The dream of God, the hope, the heavenly vision, is that all tribes and people, and all languages be represented in this chorus of praise to the Creator.
It’s never clear in Revelation when any of this is taking place. Whether it be the first century Roman world, the distant future, or the whole sweep of history collapsed into a single vision. But Christians have a conception of time that brings all this to bear on the present moment. We’re never allowed to exempt ourselves from these things meaning something right now. Our prayer is that the kingdom of God come on earth as it is in heaven. Which is to say, we pray that the way things are supposed to be, the dream, heaven, come into reality in the very places where we find ourselves each day – earth.
TNK Psalm 23 A psalm of David. The LORD is my shepherd; I lack nothing. 2 He makes me lie down in green pastures; He leads me to water in places of repose; 3 He renews my life; He guides me in right paths as befits His name. 4 Though I walk through a valley of deepest darkness, I fear no harm, for You are with me; Your rod and Your staff — they comfort me. 5 You spread a table for me in full view of my enemies; You anoint my head with oil; my drink is abundant. 6 Only goodness and steadfast love shall pursue me all the days of my life, and I shall dwell in the house of the LORD for many long years. GNT
If we only have a few passages of scripture memorized, chances are, this is one of them. And for good reason. It’s a strong, comforting and beautiful expression of God’s care for us. “The Lord is my shepherd. I shall not want,” or, as another translation puts it: I lack nothing. Ponder that for a while. God is my shepherd. I lack nothing. This continues the shepherding theme and gives us concrete images of just what that looks like. Lying down in green pastures. Being led beside quiet waters.
It’s a Psalm often read by the bedside of the dying and at funerals. It’s a remarkable thing to read the Psalm with someone whose life is drawing to a close, whose physical body is nearing its last breath. The Lord is my shepherd. I lack nothing. Sometimes the person has already lost consciousness and gives no visible signs of being able to hear what is being said. But the Lord is my shepherd. I lack nothing. He makes me lie down in green pastures; He leads me beside still waters; 3 He renews my life; He guides me in right paths for his name’s same. 4 Though I walk through the valley of the shadow of death, I fear no evil, for You are with me; Your rod and Your staff — they comfort me.
The picture of God as shepherd expands into that of God as gracious host. You prepare a table before me, you anoint my head with oil, a common custom of pouring oil over the head of an honored guest. My cup overflows. There is more than enough being given here.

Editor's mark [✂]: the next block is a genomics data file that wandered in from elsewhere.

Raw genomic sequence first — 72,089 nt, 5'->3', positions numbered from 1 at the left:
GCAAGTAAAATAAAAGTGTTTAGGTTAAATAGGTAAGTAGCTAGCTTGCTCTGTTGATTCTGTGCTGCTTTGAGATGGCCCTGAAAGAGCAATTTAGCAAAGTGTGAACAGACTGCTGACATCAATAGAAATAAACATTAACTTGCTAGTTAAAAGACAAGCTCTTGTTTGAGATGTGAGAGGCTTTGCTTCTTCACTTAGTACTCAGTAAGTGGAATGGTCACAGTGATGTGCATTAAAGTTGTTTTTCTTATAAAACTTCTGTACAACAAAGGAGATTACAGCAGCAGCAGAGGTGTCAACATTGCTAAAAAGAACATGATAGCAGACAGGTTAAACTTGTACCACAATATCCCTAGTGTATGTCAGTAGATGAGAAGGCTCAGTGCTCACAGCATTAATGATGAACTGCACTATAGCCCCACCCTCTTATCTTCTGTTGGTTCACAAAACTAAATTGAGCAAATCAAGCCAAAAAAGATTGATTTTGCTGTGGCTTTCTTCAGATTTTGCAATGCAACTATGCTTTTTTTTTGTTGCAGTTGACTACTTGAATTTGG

A number of years ago Abbie and I were leading a retreat for a church group and we asked people to rewrite their own Psalm 23. Instead of the “The Lord is my shepherd,” we invited people to use another metaphor that related to their experience with God, and then continue writing the Psalm with that central metaphor they’d chosen. Anyone who wanted to could then read their Psalm to the group. I remember one person said, “The Lord is my mother. She washes all my dirty dishes and cleans up my messes.” I also remember that when it got to the part of “God prepares a table before me in the presence of my enemies,” one saintly elderly Mennonite woman worded her Psalm as saying, “God prepares a table before me, I have no enemies.” It was quite a statement for someone 80+ years old.
Regarding the presence of enemies, there is a word toward the end of the Psalm that gets lost in translation. The word throughout the Hebrew Scriptures for being pursued and pursuing one’s enemies is the word “RDF,” to pursue or chase down. Pharaoh pursues the Hebrew slaves as they escape from Egypt to the Red Sea. Joshua and the different Judges pursue the Canaanite tribes in their military battles. Israel pursues the Philistines. The Philistines pursue Israel. Saul pursues David in an attempt to take his life, the Jews are pursued by the Babylonians who take them into exile. There’s a lot of pursuing that happens. The word occurs over 140 times by my count. It’s all for the purpose of capturing and conquering. Part of the great ordeal, we might say.
But this Psalm, after mentioning, “God prepares a table before me in the presence of my enemies,” says, “Surely goodness and mercy shall (RDF) pursue me all the days of my life,” It’s a much stronger word than simply “follow,” which sounds rather passive. This is a case where the Jews get their own scriptures better than we do. The Jewish Publication Society translates this line as “Only goodness and steadfast love shall pursue me all the days of my life.” If we are accustomed to enemies pursuing us, we must know that goodness and mercy, steadfast love, are also hot on our trails, chasing us down, pursuing us around every corner and refusing to let us escape their sight. We can run from them, but we can’t hide. Some day goodness and steadfast love will conquer us, and we will know more truly than ever that “The Lord is my shepherd, I lack nothing.”